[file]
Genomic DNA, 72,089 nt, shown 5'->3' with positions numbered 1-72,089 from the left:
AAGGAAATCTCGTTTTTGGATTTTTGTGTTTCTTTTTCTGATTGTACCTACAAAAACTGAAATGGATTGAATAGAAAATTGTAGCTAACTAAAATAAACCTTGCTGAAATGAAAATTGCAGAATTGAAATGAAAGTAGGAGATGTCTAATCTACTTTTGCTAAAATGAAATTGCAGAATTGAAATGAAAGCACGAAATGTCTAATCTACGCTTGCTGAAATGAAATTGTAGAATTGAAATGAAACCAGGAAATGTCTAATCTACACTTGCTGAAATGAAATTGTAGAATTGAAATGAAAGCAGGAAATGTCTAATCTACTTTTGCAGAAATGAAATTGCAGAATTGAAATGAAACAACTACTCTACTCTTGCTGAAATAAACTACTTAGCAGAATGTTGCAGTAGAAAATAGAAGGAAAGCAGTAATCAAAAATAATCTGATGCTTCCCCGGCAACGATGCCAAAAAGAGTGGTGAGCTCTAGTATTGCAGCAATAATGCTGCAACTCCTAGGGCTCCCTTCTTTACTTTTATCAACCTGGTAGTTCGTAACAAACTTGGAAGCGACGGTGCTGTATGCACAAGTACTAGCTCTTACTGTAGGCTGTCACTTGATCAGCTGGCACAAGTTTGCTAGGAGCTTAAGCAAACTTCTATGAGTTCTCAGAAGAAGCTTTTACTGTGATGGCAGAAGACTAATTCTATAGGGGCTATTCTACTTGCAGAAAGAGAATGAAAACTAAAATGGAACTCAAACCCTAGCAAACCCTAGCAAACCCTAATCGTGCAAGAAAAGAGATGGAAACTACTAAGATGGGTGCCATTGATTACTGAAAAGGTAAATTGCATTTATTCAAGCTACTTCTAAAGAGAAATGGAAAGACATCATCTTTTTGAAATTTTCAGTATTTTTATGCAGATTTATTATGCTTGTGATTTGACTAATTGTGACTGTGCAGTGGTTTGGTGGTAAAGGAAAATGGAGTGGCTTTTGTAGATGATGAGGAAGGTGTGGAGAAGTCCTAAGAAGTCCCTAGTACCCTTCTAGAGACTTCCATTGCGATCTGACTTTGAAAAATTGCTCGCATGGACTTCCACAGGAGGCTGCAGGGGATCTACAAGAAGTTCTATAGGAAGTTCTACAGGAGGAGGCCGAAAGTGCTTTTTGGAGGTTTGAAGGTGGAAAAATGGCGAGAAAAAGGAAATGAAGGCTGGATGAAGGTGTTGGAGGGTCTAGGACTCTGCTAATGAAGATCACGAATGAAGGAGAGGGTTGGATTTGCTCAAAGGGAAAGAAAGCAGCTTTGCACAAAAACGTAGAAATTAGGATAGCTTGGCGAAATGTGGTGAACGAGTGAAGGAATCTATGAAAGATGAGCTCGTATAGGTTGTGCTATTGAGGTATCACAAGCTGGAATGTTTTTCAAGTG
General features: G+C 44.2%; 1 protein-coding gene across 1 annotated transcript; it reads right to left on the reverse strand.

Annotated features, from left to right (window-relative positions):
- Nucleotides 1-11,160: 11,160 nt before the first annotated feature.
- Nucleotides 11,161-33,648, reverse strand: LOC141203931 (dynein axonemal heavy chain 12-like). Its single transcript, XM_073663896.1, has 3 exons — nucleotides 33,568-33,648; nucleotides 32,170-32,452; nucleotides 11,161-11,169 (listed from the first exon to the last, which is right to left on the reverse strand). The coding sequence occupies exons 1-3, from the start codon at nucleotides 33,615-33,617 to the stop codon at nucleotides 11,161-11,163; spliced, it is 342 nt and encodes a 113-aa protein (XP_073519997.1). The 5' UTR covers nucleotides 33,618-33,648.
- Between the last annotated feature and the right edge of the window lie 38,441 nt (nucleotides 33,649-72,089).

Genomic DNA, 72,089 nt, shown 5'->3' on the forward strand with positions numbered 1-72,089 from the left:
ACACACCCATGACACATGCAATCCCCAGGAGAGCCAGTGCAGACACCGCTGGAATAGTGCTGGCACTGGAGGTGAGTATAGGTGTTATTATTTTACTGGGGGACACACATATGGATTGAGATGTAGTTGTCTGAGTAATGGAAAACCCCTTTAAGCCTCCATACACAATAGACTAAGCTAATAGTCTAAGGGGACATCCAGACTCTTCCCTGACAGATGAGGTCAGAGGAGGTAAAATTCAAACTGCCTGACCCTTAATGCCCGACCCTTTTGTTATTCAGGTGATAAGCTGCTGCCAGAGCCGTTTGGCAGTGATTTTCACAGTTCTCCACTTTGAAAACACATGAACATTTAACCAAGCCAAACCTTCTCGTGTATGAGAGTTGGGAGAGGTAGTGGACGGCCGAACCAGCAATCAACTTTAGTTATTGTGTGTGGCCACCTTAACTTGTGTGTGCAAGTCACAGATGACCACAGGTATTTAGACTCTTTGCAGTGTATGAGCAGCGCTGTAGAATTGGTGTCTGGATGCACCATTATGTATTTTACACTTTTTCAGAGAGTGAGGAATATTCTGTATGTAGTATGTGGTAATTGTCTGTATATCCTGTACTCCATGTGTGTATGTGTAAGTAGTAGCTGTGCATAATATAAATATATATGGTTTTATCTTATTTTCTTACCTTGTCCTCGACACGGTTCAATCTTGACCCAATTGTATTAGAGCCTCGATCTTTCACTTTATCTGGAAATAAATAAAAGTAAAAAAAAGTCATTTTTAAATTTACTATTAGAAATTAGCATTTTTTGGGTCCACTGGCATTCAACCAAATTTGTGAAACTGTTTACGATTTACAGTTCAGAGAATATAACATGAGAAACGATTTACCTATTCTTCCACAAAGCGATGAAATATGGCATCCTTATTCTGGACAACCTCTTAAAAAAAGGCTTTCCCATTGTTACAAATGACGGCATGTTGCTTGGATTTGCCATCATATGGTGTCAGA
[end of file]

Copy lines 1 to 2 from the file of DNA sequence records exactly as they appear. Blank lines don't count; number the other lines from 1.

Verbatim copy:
Genomic DNA, 72,089 nt, shown 5'->3' with positions numbered 1-72,089 from the left:
AAGGAAATCTCGTTTTTGGATTTTTGTGTTTCTTTTTCTGATTGTACCTACAAAAACTGAAATGGATTGAATAGAAAATTGTAGCTAACTAAAATAAACCTTGCTGAAATGAAAATTGCAGAATTGAAATGAAAGTAGGAGATGTCTAATCTACTTTTGCTAAAATGAAATTGCAGAATTGAAATGAAAGCACGAAATGTCTAATCTACGCTTGCTGAAATGAAATTGTAGAATTGAAATGAAACCAGGAAATGTCTAATCTACACTTGCTGAAATGAAATTGTAGAATTGAAATGAAAGCAGGAAATGTCTAATCTACTTTTGCAGAAATGAAATTGCAGAATTGAAATGAAACAACTACTCTACTCTTGCTGAAATAAACTACTTAGCAGAATGTTGCAGTAGAAAATAGAAGGAAAGCAGTAATCAAAAATAATCTGATGCTTCCCCGGCAACGATGCCAAAAAGAGTGGTGAGCTCTAGTATTGCAGCAATAATGCTGCAACTCCTAGGGCTCCCTTCTTTACTTTTATCAACCTGGTAGTTCGTAACAAACTTGGAAGCGACGGTGCTGTATGCACAAGTACTAGCTCTTACTGTAGGCTGTCACTTGATCAGCTGGCACAAGTTTGCTAGGAGCTTAAGCAAACTTCTATGAGTTCTCAGAAGAAGCTTTTACTGTGATGGCAGAAGACTAATTCTATAGGGGCTATTCTACTTGCAGAAAGAGAATGAAAACTAAAATGGAACTCAAACCCTAGCAAACCCTAGCAAACCCTAATCGTGCAAGAAAAGAGATGGAAACTACTAAGATGGGTGCCATTGATTACTGAAAAGGTAAATTGCATTTATTCAAGCTACTTCTAAAGAGAAATGGAAAGACATCATCTTTTTGAAATTTTCAGTATTTTTATGCAGATTTATTATGCTTGTGATTTGACTAATTGTGACTGTGCAGTGGTTTGGTGGTAAAGGAAAATGGAGTGGCTTTTGTAGATGATGAGGAAGGTGTGGAGAAGTCCTAAGAAGTCCCTAGTACCCTTCTAGAGACTTCCATTGCGATCTGACTTTGAAAAATTGCTCGCATGGACTTCCACAGGAGGCTGCAGGGGATCTACAAGAAGTTCTATAGGAAGTTCTACAGGAGGAGGCCGAAAGTGCTTTTTGGAGGTTTGAAGGTGGAAAAATGGCGAGAAAAAGGAAATGAAGGCTGGATGAAGGTGTTGGAGGGTCTAGGACTCTGCTAATGAAGATCACGAATGAAGGAGAGGGTTGGATTTGCTCAAAGGGAAAGAAAGCAGCTTTGCACAAAAACGTAGAAATTAGGATAGCTTGGCGAAATGTGGTGAACGAGTGAAGGAATCTATGAAAGATGAGCTCGTATAGGTTGTGCTATTGAGGTATCACAAGCTGGAATGTTTTTCAAGTG